Or do I have to register during 3 years in a club? Or do you have to have a passport that details the passages from white to yellow from yellow to orange etc etc with the signature of the sensei ... is this essential? I'm white and my teacher tells us that it takes at least 7 years of practice to introduce the black and it's too long for me, it passes a belt every year ...
    And you're preparing, are you able to validate passages of belts?
    in fact what is not explained anywhere are the conditions to pass the black belt ???? For example, are these conditions cumulative: being registered in a karate club for 3 years to have 3 licenses? Or do we also have to be able to validate all the kyus? or can we sit for the exam without having all the kyus? I swim completely! can we take stock? Thank you cdt

  4. Hello Bruno,

    I started karate this year, on a combination of circumstances certainly, but with a real love at first sight!
    For me initially the challenge was to "hold" a course, after several years without real sports practice and 4 children ... and very quickly I gave myself as a goal 10 years to pass my black belt. If at first I saw this as an outcome, I quickly realized that the work would then only begin ...! Nevertheless, even if I find your discourse motivating in a certain way, one must also be realistic about its own potential and its availability to become a black belt "as fast as possible" ... For me, the course counts as much as the end, and each course passed, each gesture learned, each technique memorized is above all a "small" victory over myself and one more step in my path, and I must say that it gives me some pride ...! Thank you for your very clear videos that allow me to work my katas!


    • Hello Isabelle,

      Thank you for your testimony. What I mean by "as fast as possible", is not to let go and stay focused on this first objective.You have just started and you gave yourself 10 years to get your black belt . It is good to have made this commitment, but personally I think it is too long. Yes the way is exciting, but it is a mountain and you must try to climb constantly to avoid going down. Why limit yourself? You probably have the potential to have it before so fix you rather 5 or 6 years and you will feel motivated to always get out of your comfort zone to progress and finally each course will be another victory to reach your goal.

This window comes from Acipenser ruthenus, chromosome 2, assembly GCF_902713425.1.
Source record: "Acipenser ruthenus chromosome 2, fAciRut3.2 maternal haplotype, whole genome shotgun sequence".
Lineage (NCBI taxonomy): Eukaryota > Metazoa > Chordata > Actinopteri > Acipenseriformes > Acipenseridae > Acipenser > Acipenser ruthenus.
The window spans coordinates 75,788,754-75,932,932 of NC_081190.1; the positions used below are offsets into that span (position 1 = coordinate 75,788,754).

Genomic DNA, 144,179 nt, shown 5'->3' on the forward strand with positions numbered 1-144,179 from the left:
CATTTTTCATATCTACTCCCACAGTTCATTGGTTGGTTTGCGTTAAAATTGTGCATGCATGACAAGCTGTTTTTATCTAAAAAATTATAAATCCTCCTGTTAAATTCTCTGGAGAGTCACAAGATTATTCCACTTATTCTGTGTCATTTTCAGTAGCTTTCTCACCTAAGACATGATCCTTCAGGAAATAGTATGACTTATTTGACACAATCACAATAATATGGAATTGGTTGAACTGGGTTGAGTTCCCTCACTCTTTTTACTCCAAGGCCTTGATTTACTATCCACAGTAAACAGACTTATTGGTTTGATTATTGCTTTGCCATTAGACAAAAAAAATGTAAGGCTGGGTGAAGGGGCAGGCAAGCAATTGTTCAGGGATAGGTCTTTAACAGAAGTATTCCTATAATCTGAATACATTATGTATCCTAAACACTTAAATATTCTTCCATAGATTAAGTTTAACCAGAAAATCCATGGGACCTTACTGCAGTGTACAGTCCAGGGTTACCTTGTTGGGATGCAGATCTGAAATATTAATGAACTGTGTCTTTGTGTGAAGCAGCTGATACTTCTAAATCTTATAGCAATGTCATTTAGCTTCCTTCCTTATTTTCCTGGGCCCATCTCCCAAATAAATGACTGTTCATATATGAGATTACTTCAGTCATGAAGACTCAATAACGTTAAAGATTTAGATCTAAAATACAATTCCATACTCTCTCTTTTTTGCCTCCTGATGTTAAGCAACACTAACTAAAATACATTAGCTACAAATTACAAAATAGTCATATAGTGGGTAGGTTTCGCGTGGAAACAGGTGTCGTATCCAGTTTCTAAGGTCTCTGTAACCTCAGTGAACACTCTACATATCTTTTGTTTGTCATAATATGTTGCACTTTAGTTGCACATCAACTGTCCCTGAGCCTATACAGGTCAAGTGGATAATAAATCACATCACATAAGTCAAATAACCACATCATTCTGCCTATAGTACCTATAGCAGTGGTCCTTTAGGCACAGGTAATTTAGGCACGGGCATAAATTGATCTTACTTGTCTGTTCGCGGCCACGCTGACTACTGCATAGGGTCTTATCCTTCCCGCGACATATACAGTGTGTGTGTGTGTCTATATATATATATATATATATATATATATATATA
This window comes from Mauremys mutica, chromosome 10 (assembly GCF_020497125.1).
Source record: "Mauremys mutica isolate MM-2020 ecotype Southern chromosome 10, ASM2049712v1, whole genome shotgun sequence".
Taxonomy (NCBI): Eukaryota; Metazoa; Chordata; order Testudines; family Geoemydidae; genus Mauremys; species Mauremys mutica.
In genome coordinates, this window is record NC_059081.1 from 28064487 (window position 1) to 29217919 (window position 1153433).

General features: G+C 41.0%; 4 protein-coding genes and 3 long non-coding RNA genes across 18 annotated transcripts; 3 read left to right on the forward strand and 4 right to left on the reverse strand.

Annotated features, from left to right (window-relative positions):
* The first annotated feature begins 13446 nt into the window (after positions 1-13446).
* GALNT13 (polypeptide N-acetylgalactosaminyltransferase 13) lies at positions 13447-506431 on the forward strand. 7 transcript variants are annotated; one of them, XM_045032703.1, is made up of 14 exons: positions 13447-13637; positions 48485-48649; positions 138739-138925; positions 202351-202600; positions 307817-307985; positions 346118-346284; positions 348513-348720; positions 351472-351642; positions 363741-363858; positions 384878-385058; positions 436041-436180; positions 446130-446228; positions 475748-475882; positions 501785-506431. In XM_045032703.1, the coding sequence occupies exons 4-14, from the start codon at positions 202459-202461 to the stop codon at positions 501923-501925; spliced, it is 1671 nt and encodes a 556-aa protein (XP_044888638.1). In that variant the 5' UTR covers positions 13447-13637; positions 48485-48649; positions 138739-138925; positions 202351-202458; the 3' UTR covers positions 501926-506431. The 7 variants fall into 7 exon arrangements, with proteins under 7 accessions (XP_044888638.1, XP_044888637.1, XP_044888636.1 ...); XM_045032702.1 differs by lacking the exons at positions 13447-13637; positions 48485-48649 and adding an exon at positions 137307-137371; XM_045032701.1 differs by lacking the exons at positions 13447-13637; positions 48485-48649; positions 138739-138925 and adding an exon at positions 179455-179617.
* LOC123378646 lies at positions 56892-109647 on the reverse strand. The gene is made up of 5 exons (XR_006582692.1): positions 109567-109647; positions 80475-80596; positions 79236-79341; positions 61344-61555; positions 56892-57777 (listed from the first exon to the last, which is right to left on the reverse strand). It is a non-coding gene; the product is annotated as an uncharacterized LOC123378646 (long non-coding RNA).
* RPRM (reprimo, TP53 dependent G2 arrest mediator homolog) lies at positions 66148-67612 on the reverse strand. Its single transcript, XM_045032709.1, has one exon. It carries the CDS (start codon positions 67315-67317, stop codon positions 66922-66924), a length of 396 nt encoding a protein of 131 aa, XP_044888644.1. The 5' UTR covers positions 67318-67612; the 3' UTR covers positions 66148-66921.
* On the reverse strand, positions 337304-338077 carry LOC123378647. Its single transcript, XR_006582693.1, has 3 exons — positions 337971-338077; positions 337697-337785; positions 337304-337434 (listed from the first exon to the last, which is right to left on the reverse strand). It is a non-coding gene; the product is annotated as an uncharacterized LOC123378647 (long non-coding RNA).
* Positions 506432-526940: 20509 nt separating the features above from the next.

We talk about it in 5 years


    I'm really happy with you Mr. Bruno, you're right! I think that not to pass a rank would, in a way, accuse his teacher that he is not working! Yet, the goal of the teacher is that he shapes you, transforms you! it is obvious that we evolve and that we change.

  6. Hello Bruno, perso I do not run after this belt, even passing colors, I wore 6 my white years ...
    Change dojo and school, I want to start from scratch, but the passage of the blue after one year.
    Now I leave with a blue for 5, 6 years or more ...
    No desire on my part for the moment and for me, today, it represents just the legal basis for a DAF, DIF or more ...
    So I do not feel the need yet!
    Maybe one day.
    : )

    • Good evening Serge,

      If I can afford it's not your job to define whether or not you need the black belt. You want to make Karate, it should be an obligation, like wearing a Kimono (Karate-gi for purists).
      The 1er dan is the beginner's grade. If you do not even want to reach the rank of beginner it is as if you wanted to learn to swim but without ever getting in the water.

      Here is traditionally the meaning of in:
      1er dan (student): lowest level, beginner (having studied the base)
      2ème dan (disciple): external technical work ("Omote"), pure technique
      3ème dan (confirmed): internal work ("Okuden") and mental work ("Shisei")
      4ème dan (expert): level of technical and mental perfection from which initiation to true mastery can begin
      5eme / 6ème dan (Renshi): one who has been "forged", has acquired the expertise and mastery of his style, and has the qualifications to teach
      7eme / 8ème dan (Kyoshi): Has inner mastery, and has in-depth knowledge of martial arts techniques and tradition
      9eme / 10ème dan (Hanshi): the one who has received everything and who, in turn, can "give", he has an exceptional character and morality